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Maximum VA Lending Limit

VA Funding Fees and VA Buyer's Closing Costs

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What is the VA Lending Limit?

Contrary to popular belief, there isn’t an actual maximum cap on VA loan amounts. The maximum VA loan amount will depend on a host of factors. Generally, VA-approved lenders will adhere to limits and guidelines established by the federal mortgage agencies, Fannie Mae and Freddie Mac. Throughout most of the country, qualified borrowers can obtain a loan worth up to $417,000 without putting down any money. That limit is higher in some of the nation’s more expensive counties, where loan limits can rise to $625,000 and beyond.

Do Veterans Have to Pay For Anything?

VA loans allow most qualified veterans to purchase without putting down a single dollar toward a down payment or closing costs. The VA caps fees and costs that veterans can pay, although there are a few things, like appraisals, that veterans often have to cover out of their own pockets. Veterans also have to pay a VA Funding Fee, which is a charge on every loan that helps pay for the costs of the VA Loan Guaranty Program. Regular military and members of the Reserves and National Guard pay different rates. Here’s a look at the VA Funding Fees:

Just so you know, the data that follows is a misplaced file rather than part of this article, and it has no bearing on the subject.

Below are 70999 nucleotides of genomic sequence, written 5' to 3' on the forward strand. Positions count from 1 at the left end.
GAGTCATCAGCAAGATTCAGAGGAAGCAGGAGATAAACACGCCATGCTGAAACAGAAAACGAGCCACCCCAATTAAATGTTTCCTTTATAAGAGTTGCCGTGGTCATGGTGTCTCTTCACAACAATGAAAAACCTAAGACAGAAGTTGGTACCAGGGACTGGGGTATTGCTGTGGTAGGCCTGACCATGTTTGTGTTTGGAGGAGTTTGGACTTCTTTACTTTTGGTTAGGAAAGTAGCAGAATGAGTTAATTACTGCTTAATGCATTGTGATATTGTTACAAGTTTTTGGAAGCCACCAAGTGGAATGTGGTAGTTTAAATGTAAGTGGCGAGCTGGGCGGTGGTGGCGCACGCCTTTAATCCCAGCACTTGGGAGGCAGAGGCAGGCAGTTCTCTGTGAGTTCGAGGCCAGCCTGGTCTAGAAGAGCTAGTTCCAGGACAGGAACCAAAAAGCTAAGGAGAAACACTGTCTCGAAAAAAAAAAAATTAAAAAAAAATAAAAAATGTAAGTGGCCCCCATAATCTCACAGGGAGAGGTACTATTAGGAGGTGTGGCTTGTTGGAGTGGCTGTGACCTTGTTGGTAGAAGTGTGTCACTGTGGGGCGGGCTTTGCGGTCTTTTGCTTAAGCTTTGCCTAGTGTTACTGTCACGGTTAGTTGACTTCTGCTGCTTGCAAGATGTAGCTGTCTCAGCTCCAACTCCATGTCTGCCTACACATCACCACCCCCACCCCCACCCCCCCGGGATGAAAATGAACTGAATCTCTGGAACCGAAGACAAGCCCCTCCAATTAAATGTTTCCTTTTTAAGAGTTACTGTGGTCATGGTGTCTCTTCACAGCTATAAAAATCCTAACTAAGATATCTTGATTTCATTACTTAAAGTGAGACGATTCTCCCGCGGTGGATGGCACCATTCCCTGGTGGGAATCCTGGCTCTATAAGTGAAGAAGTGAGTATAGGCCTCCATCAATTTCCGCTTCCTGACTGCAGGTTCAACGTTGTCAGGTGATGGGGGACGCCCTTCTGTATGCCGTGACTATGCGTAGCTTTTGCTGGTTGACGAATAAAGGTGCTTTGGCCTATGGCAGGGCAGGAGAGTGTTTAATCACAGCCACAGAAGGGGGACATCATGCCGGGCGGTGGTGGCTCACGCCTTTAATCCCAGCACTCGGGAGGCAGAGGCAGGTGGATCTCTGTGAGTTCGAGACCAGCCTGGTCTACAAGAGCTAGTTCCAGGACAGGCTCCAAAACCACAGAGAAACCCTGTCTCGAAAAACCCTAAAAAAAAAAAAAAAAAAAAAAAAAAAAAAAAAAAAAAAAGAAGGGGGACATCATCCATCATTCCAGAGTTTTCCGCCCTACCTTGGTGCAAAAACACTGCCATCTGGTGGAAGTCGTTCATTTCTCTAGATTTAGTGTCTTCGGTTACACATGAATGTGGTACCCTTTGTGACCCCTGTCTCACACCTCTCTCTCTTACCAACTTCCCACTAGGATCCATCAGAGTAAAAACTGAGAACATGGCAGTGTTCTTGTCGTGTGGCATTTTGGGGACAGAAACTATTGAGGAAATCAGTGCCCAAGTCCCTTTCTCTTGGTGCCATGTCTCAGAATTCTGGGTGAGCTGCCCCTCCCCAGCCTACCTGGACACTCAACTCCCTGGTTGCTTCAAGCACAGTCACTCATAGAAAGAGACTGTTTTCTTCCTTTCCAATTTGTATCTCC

Regular Military

  • 2.15 percent with no down payment
  • 1.50 percent with a 5% or more down payment
  • 1.25 percent with a 10% or more down payment
Reserves and National Guard

  • 2.4 percent with no down payment
  • 1.75 percent with a 5% or more down payment
  • 1.50 percent with a 10 percent or more down payment

For cash-out refinance loans, the funding fee is 2.15 percent for regular military and 2.4 percent for Reserves and National Guard.

While veterans have to pay the VA Funding Fee, they can have it rolled into the cost of the loan.

Why Would I Not Choose a VA Loan?

VA loans have made a difference in the lives of millions of veterans. They allow eligible veterans and active-duty service members with lower incomes and less-than-perfect credit to become responsible homeowners. But they may not be for every veteran.

Those who come to the table with greater liquidity and cash reserves may find a better interest rate with a conventional loan. But that’s certainly not the vast majority of VA borrowers. VA loans can also be a turnoff to some sellers, who usually pay all or most of a veteran’s closing costs.

VA loans also have some institutional stereotypes as being slow and difficult to process. The agency is much more streamlined and efficient today than it was in years past. In most cases, a VA loan is going to be the best fit for an eligible veteran, service member or spouse.

No other lending product can match the benefits and buying power.

Chris Birk writes for VA Mortgage Center.com.

At the time of writing, Elizabeth Weintraub, DRE # 00697006, is a Broker-Associate at Lyon Real Estate in Sacramento, California.

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